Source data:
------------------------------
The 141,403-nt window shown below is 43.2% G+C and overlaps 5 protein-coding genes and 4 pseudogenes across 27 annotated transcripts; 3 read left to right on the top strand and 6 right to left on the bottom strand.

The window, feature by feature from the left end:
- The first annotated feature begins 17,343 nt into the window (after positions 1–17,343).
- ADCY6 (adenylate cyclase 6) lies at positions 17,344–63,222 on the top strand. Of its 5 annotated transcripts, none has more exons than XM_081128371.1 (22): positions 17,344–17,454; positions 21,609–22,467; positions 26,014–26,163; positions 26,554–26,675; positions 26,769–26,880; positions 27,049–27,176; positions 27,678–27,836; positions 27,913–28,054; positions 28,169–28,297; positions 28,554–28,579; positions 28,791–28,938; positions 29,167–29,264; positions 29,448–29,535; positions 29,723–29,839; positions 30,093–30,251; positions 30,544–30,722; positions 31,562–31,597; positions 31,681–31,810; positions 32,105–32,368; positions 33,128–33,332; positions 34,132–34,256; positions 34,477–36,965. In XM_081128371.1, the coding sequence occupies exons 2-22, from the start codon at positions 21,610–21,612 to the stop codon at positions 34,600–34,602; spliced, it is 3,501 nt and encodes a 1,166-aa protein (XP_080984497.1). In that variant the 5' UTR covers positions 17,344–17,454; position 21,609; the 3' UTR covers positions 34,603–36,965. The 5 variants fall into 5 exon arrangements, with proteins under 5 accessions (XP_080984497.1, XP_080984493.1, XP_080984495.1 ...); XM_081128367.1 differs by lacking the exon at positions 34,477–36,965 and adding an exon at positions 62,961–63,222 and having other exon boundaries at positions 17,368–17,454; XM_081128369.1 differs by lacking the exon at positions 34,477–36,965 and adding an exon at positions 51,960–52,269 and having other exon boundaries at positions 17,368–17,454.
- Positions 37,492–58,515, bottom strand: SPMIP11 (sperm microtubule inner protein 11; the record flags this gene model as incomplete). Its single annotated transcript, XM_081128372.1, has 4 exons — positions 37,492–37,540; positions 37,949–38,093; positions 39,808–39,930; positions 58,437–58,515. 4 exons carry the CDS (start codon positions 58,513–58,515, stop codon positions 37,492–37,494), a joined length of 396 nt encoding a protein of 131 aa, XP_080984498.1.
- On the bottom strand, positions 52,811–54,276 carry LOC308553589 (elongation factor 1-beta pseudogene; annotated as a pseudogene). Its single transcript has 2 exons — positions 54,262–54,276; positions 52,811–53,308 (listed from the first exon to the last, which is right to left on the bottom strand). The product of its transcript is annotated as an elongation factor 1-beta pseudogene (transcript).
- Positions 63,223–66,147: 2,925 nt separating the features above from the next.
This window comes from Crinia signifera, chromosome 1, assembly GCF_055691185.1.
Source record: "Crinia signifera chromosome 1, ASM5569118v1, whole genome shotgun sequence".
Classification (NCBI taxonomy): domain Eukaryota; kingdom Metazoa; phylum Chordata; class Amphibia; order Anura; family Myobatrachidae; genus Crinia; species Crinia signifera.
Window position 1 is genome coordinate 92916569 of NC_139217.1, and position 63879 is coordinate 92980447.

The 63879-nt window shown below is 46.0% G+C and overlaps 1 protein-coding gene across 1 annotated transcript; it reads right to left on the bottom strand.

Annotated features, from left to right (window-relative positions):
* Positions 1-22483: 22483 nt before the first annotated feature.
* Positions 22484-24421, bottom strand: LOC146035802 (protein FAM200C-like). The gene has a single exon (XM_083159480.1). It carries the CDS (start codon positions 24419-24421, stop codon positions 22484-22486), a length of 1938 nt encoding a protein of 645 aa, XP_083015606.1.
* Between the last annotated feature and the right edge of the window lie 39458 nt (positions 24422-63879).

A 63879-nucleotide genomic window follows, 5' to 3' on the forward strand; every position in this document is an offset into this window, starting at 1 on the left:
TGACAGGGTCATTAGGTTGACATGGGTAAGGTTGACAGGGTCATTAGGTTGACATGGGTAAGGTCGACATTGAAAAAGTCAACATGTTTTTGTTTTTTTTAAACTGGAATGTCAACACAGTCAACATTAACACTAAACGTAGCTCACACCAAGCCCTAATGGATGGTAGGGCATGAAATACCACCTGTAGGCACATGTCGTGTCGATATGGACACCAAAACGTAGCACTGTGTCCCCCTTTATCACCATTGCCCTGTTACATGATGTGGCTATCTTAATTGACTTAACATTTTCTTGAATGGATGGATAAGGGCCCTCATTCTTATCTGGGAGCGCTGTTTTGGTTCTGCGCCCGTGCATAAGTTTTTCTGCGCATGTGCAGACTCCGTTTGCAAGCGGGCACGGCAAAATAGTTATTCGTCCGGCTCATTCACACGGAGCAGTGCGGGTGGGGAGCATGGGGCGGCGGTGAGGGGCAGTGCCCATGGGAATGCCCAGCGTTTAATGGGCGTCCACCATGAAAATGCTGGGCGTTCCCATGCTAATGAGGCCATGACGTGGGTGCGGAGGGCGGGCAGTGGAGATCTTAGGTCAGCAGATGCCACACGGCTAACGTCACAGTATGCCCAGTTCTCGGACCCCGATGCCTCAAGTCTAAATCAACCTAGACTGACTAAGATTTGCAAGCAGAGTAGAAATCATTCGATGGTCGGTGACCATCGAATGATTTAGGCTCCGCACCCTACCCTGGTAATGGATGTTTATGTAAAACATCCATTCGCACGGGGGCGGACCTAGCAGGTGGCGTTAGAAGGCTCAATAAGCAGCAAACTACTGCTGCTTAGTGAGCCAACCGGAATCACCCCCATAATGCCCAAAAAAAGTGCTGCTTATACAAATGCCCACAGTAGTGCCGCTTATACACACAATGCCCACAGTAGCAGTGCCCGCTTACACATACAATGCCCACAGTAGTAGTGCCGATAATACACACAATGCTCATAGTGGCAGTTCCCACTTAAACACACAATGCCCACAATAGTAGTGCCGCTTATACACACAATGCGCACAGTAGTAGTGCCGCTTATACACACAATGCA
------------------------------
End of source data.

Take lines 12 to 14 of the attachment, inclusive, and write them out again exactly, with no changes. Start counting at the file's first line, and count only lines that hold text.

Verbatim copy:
The 63879-nt window shown below is 46.0% G+C and overlaps 1 protein-coding gene across 1 annotated transcript; it reads right to left on the bottom strand.

Annotated features, from left to right (window-relative positions):
* Positions 1-22483: 22483 nt before the first annotated feature.